Working under the aesthetic premise that it is the context of some physical thing that charges it with meaning, I would like to say a few words about music.  It’s actually quite simple and not that profound at all, but frequently looked over by musicians and other artists.  Music is simply a way for cultures to communicate with one another.  Any other discussion about music is merely talking about taste in some ungrounded theoretical way.  The context of a song at a particular venue is what charges the tune with cultural power, similarly to the way the context of a symbol can charge it with meaning, like in natural languages.  It is the language of inter-cultural discourse.  In a phrase, tone or rhythm, musical histories that extend into socio-political histories are summoned to the venue.  It doesn’t matter if you’re playing Metal or Punk-Classical.  You are inevitably continuing the historical inter-cultural dialectic, either through an embrace or rejection of musical sensibilities throughout history.  If you accept the premise and follow it through, as a musician, you are the voice of a people in a vast history of cultural dialectics.  Musical traditionalists that adhere to strict tonal, rhythmic and emotional limitations are as mute to cultural discourse as a Cubist painting hanging on a white wall in a museum. Image

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My music

June 20, 2011

Here’s a link to some music I make with a trio in my apartment.  I’m on piano.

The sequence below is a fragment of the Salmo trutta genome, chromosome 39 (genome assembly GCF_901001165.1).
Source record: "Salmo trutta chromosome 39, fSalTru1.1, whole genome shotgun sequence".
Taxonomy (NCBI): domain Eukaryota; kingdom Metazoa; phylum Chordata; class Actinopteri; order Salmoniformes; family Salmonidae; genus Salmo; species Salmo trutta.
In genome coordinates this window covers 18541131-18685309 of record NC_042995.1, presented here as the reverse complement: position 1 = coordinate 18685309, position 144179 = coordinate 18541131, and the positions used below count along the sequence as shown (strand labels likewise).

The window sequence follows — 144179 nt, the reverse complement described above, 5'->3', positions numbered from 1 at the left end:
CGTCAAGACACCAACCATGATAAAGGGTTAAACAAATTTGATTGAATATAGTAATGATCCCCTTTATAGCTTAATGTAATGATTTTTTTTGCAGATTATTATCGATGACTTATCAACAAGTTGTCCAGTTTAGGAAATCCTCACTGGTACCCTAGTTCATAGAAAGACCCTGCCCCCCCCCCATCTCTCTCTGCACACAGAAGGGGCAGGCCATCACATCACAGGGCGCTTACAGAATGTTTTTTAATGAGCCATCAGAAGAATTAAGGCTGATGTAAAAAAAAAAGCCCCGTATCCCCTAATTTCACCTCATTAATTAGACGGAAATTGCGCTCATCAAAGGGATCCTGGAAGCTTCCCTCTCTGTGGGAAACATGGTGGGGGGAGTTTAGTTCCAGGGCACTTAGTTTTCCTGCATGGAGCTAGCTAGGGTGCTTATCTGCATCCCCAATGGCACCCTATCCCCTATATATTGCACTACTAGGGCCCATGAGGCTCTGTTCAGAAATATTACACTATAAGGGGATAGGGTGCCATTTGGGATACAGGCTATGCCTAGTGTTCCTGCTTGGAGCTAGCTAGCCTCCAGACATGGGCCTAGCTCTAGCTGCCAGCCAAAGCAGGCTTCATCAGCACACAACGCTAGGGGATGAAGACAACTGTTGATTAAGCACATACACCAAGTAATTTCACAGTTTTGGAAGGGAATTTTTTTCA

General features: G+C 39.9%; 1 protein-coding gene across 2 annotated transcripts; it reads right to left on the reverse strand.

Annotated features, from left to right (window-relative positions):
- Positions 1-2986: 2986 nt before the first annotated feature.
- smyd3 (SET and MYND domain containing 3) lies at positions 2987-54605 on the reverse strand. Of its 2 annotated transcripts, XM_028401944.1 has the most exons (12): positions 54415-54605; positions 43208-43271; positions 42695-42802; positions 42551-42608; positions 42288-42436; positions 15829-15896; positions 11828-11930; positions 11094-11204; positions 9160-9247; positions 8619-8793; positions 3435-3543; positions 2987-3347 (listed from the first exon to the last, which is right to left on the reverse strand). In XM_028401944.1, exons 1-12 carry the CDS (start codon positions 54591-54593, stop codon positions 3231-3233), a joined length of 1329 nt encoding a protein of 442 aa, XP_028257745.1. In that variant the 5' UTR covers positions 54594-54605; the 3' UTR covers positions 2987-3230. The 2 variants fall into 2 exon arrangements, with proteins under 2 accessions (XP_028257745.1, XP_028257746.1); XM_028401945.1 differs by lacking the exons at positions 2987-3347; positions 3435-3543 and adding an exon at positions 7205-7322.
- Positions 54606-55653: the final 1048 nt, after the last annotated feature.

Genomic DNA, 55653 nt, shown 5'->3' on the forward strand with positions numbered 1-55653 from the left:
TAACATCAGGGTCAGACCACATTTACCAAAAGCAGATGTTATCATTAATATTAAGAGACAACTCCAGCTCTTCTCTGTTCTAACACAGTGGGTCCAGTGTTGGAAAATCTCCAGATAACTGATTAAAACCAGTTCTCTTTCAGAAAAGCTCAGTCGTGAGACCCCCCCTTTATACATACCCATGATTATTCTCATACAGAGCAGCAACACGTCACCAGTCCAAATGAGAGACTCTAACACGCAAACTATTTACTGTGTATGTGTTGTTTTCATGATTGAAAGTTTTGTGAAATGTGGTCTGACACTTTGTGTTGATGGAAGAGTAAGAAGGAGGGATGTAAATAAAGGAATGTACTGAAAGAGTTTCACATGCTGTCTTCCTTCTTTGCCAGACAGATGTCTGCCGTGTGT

http://www.myspace.com/saltwaterandthefunky24bits

We can know “why”.  Knowing “why”, though, suggests Believing in “why”.  I’m not talking about believing in the reasons for an expressive act, but rather believing in “why” itself.  Asking why is calling upon a greater power to explain expressive actions.  Call it whatever you want, but when I spill a cup of coffee on the floor, I certaintly don’t ask the cup, the coffee, or the floor why that happened.  I ask Why.  The “cup”, “coffee” and “floor”, as I understand them through deductive and reductive essentialist concepts revised throughout history, might be used to answer why.  But I would be answering only that which can be answered.  The actual is a mystery.  The actual seems to penetrate the body with physical power and little else.  Culture has destroyed reality.   It’s a necessary adaptation, so I’m not too angry about it.  All is words.  The world is interpreted the way a novel is.  The actual world is lost in a “life or death” interpretation.  Categories become created from criteria.  New parameters are created and the interpreted world opens up into more complexity as each parameter is employed.  People ontologize when they decide to wake up in the morning.

I don’t understand the world.  I understand understanding OF the world.  My body feels.

Maybe, if you listen to this collision of genre’s in this song I made and ask “why”, you’ll understand that you’re asking a god to answer your question.  You’re praying to “why” if you take up that task.  The music becomes disintegrated into a prayer of reasons, rather than a celebration of life.  (not that it’s a good song.  I’m just using this time to point something very simple out to anyone who reads this.)